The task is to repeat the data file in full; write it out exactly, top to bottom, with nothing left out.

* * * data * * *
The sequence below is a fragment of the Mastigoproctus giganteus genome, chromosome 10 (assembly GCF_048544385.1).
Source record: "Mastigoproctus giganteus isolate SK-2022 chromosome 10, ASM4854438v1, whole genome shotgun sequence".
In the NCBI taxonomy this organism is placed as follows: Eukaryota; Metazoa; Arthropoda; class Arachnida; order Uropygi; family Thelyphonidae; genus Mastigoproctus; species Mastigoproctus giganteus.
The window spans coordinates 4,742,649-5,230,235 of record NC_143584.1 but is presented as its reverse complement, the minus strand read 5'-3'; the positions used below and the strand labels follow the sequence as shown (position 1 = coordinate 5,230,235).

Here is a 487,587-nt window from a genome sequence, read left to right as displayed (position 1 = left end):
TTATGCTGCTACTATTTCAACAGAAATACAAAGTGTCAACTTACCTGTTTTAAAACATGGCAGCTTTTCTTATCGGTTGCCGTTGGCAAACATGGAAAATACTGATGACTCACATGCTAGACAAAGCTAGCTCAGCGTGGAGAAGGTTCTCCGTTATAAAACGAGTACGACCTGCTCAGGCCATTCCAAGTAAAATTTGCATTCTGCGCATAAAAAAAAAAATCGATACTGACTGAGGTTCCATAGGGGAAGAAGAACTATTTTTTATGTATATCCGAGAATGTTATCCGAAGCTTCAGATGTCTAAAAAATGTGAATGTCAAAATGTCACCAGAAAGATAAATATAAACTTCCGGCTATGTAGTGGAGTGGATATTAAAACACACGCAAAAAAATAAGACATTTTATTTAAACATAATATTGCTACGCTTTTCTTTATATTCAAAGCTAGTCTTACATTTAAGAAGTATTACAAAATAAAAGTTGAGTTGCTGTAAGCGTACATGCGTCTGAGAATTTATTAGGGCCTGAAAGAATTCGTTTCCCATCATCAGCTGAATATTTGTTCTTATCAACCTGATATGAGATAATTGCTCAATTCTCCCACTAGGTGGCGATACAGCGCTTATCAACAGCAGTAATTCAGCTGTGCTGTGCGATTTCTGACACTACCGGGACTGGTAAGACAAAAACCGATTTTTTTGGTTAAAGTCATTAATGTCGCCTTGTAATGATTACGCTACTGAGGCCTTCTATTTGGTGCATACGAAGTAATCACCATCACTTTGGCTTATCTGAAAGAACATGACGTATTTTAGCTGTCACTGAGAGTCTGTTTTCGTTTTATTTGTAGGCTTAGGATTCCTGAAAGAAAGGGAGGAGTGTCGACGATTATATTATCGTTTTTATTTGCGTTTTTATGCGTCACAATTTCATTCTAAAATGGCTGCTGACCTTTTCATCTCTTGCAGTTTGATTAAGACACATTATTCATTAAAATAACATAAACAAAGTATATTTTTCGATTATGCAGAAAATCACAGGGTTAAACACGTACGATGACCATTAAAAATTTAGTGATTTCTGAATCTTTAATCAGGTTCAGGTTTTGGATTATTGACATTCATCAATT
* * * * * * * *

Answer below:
The sequence below is a fragment of the Mastigoproctus giganteus genome, chromosome 10 (assembly GCF_048544385.1).
Source record: "Mastigoproctus giganteus isolate SK-2022 chromosome 10, ASM4854438v1, whole genome shotgun sequence".
In the NCBI taxonomy this organism is placed as follows: Eukaryota; Metazoa; Arthropoda; class Arachnida; order Uropygi; family Thelyphonidae; genus Mastigoproctus; species Mastigoproctus giganteus.
The window spans coordinates 4,742,649-5,230,235 of record NC_143584.1 but is presented as its reverse complement, the minus strand read 5'-3'; the positions used below and the strand labels follow the sequence as shown (position 1 = coordinate 5,230,235).

Here is a 487,587-nt window from a genome sequence, read left to right as displayed (position 1 = left end):
TTATGCTGCTACTATTTCAACAGAAATACAAAGTGTCAACTTACCTGTTTTAAAACATGGCAGCTTTTCTTATCGGTTGCCGTTGGCAAACATGGAAAATACTGATGACTCACATGCTAGACAAAGCTAGCTCAGCGTGGAGAAGGTTCTCCGTTATAAAACGAGTACGACCTGCTCAGGCCATTCCAAGTAAAATTTGCATTCTGCGCATAAAAAAAAAAATCGATACTGACTGAGGTTCCATAGGGGAAGAAGAACTATTTTTTATGTATATCCGAGAATGTTATCCGAAGCTTCAGATGTCTAAAAAATGTGAATGTCAAAATGTCACCAGAAAGATAAATATAAACTTCCGGCTATGTAGTGGAGTGGATATTAAAACACACGCAAAAAAATAAGACATTTTATTTAAACATAATATTGCTACGCTTTTCTTTATATTCAAAGCTAGTCTTACATTTAAGAAGTATTACAAAATAAAAGTTGAGTTGCTGTAAGCGTACATGCGTCTGAGAATTTATTAGGGCCTGAAAGAATTCGTTTCCCATCATCAGCTGAATATTTGTTCTTATCAACCTGATATGAGATAATTGCTCAATTCTCCCACTAGGTGGCGATACAGCGCTTATCAACAGCAGTAATTCAGCTGTGCTGTGCGATTTCTGACACTACCGGGACTGGTAAGACAAAAACCGATTTTTTTGGTTAAAGTCATTAATGTCGCCTTGTAATGATTACGCTACTGAGGCCTTCTATTTGGTGCATACGAAGTAATCACCATCACTTTGGCTTATCTGAAAGAACATGACGTATTTTAGCTGTCACTGAGAGTCTGTTTTCGTTTTATTTGTAGGCTTAGGATTCCTGAAAGAAAGGGAGGAGTGTCGACGATTATATTATCGTTTTTATTTGCGTTTTTATGCGTCACAATTTCATTCTAAAATGGCTGCTGACCTTTTCATCTCTTGCAGTTTGATTAAGACACATTATTCATTAAAATAACATAAACAAAGTATATTTTTCGATTATGCAGAAAATCACAGGGTTAAACACGTACGATGACCATTAAAAATTTAGTGATTTCTGAATCTTTAATCAGGTTCAGGTTTTGGATTATTGACATTCATCAATT